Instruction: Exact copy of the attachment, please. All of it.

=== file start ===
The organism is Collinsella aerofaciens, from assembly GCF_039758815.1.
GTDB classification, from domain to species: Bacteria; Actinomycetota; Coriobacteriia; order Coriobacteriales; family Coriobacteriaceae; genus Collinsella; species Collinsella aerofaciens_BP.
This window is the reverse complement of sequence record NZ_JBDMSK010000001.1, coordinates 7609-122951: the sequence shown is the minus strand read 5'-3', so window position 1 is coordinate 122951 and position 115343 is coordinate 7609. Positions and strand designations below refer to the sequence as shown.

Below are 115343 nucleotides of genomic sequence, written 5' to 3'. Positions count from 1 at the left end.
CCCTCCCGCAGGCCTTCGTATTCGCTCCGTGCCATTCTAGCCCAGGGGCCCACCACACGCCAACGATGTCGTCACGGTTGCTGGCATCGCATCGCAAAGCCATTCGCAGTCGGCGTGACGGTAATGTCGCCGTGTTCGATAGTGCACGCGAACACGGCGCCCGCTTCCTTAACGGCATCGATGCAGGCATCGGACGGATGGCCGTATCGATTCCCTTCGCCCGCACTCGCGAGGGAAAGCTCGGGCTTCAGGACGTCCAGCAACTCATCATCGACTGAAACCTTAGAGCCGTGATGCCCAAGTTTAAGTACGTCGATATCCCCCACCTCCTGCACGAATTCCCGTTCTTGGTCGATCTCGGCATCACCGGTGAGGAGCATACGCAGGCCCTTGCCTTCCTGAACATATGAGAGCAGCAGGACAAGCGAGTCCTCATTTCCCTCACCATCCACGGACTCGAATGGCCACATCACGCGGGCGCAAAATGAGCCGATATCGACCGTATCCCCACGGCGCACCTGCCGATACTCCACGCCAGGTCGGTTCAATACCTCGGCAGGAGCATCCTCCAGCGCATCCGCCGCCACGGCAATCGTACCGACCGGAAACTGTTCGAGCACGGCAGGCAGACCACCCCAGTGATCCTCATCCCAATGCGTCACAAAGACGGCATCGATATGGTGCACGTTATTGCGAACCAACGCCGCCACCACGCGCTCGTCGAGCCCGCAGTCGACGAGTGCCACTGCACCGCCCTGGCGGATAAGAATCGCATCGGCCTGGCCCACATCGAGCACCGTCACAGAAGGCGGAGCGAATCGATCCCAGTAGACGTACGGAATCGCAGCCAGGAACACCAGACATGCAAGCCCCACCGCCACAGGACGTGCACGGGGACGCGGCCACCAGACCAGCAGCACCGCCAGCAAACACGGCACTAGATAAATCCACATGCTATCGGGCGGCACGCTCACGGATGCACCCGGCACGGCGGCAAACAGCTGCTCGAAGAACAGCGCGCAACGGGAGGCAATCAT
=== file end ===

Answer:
The organism is Collinsella aerofaciens, from assembly GCF_039758815.1.
GTDB classification, from domain to species: Bacteria; Actinomycetota; Coriobacteriia; order Coriobacteriales; family Coriobacteriaceae; genus Collinsella; species Collinsella aerofaciens_BP.
This window is the reverse complement of sequence record NZ_JBDMSK010000001.1, coordinates 7609-122951: the sequence shown is the minus strand read 5'-3', so window position 1 is coordinate 122951 and position 115343 is coordinate 7609. Positions and strand designations below refer to the sequence as shown.

Below are 115343 nucleotides of genomic sequence, written 5' to 3'. Positions count from 1 at the left end.
CCCTCCCGCAGGCCTTCGTATTCGCTCCGTGCCATTCTAGCCCAGGGGCCCACCACACGCCAACGATGTCGTCACGGTTGCTGGCATCGCATCGCAAAGCCATTCGCAGTCGGCGTGACGGTAATGTCGCCGTGTTCGATAGTGCACGCGAACACGGCGCCCGCTTCCTTAACGGCATCGATGCAGGCATCGGACGGATGGCCGTATCGATTCCCTTCGCCCGCACTCGCGAGGGAAAGCTCGGGCTTCAGGACGTCCAGCAACTCATCATCGACTGAAACCTTAGAGCCGTGATGCCCAAGTTTAAGTACGTCGATATCCCCCACCTCCTGCACGAATTCCCGTTCTTGGTCGATCTCGGCATCACCGGTGAGGAGCATACGCAGGCCCTTGCCTTCCTGAACATATGAGAGCAGCAGGACAAGCGAGTCCTCATTTCCCTCACCATCCACGGACTCGAATGGCCACATCACGCGGGCGCAAAATGAGCCGATATCGACCGTATCCCCACGGCGCACCTGCCGATACTCCACGCCAGGTCGGTTCAATACCTCGGCAGGAGCATCCTCCAGCGCATCCGCCGCCACGGCAATCGTACCGACCGGAAACTGTTCGAGCACGGCAGGCAGACCACCCCAGTGATCCTCATCCCAATGCGTCACAAAGACGGCATCGATATGGTGCACGTTATTGCGAACCAACGCCGCCACCACGCGCTCGTCGAGCCCGCAGTCGACGAGTGCCACTGCACCGCCCTGGCGGATAAGAATCGCATCGGCCTGGCCCACATCGAGCACCGTCACAGAAGGCGGAGCGAATCGATCCCAGTAGACGTACGGAATCGCAGCCAGGAACACCAGACATGCAAGCCCCACCGCCACAGGACGTGCACGGGGACGCGGCCACCAGACCAGCAGCACCGCCAGCAAACACGGCACTAGATAAATCCACATGCTATCGGGCGGCACGCTCACGGATGCACCCGGCACGGCGGCAAACAGCTGCTCGAAGAACAGCGCGCAACGGGAGGCAATCAT